This Is How Long it Takes FAFSA to Process

This Is How Long it Takes FAFSA to Process

Your child has submitted their Free Application for Federal Student Aid (FAFSA), but what’s next?

 It would help to have an estimate of when you will start receiving award letters.

Waiting for financial aid to process and be approved can seem like it takes forever.

To facilitate things on your end, start filling out the FAFSA as soon as possible (the form opens every year on October 1) and take into account important dates when completing the process.

Here is a typical timeline of the FAFSA process. 


How Long Does it Take to File the FAFSA? 

According to, it takes about an hour for most people to file the FAFSA. This includes the process of gathering the needed documents, filling out the application, and reading the information after they sign and click submit.


How Long Does it Take to Process Financial Aid?

Once the Department of Education receives completed documentation (either online or through the post) it sends the FAFSA to the colleges and universities that are indicated on the form.

According to, receiving a Student Aid Report (SAR) takes anywhere from three days to three weeks to be processed.

The University of Maryland indicated that it takes about three to five days for the Department of Education to receive the FAFSA and send it to the university.

Then, it typically takes two to three business days for the university to review the document if there is no additional information required.

Otherwise, the university needs to contact the applicant which can delay the process. 

Another thing to take into account is the possibility that your child’s FAFSA will be selected for verification.

This is the process a college or university undergoes to confirm the data on the FAFSA form is correct. It can include being required to send additional documentation to support the FAFSA information already on file.

According to the Office of Financial Aid at Ole Miss, it takes about three to four weeks to process verifications during peak season (June-Oct.), and two to three weeks during non-peak season. 


How Do I Know if My FAFSA Was Approved?

With so many factors, it can be confusing to know whether your FAFSA was processed successfully. You can check to ensure your FAFSA was approved by following the progress on the website.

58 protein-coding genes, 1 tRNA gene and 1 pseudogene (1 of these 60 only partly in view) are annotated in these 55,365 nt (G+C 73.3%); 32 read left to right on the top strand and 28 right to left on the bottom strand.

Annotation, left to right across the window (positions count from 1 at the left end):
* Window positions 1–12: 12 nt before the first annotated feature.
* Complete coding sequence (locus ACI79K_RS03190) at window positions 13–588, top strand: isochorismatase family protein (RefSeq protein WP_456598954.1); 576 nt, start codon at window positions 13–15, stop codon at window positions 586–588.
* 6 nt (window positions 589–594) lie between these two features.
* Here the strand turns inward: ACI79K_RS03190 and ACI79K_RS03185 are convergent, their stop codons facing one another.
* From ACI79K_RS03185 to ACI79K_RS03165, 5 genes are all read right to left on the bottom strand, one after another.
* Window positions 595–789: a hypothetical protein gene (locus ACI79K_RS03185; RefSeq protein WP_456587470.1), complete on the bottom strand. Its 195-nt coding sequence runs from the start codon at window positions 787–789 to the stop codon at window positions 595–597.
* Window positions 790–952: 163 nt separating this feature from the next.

The status of your FAFSA will be found on the MyFAFSA page

After their FAFSA is processed, your child will receive their SAR. This will contain the  Expected Family Contribution (EFC). This will be sent by email if your student provided a valid email address, and by postal mail if they did not. 


How Long Does it Take to Hear Back From FAFSA? states that you and your student will most likely hear back and receive their Student Aid Report in three to 14 days. It could be longer depending on the type of file used to submit your FAFSA. 

FAFSA processing has different timelines based on form type. 

  • For a paper FAFSA, it takes an average of three hours to file for both a first time and renewing individual. 
  • For an online FAFSA, it takes an average of one hour to file for first-timers and 45 minutes for renewers.
  • If the FAFSA requires corrections, they take an average of ten minutes to file for both first-timers and renewers. 


How Long Does FAFSA Take to Direct Deposit?

Many families paying for college wonder how long it takes to receive a financial aid check based on the FAFSA they submitted.

As an example, students attending the University of Illinois at Springfield, receive their financial aid in their accounts at least ten days prior to the start of the semester, and refunds are deposited the Friday before the start of the semester.

A refund is aid money above the cost of tuition and fees. It can be used for books, supplies, or other living expenses. It’s best to check with the financial aid office at your child’s college or university regarding the exact date aid will be disbursed. 






Hallie Underwood

Hallie Underwood is a writer, editor and reporter. She is a recent graduate of Upper Arlington High School in Columbus, Ohio and now is a first-year at Kenyon College majoring in English. She has written for organizations such as Balance the Ballot, a student newsource. She has been recognized by the Ohio Scholastic Media Association and the National Council of Teachers of English for her achievements. You can contact her on LinkedIn.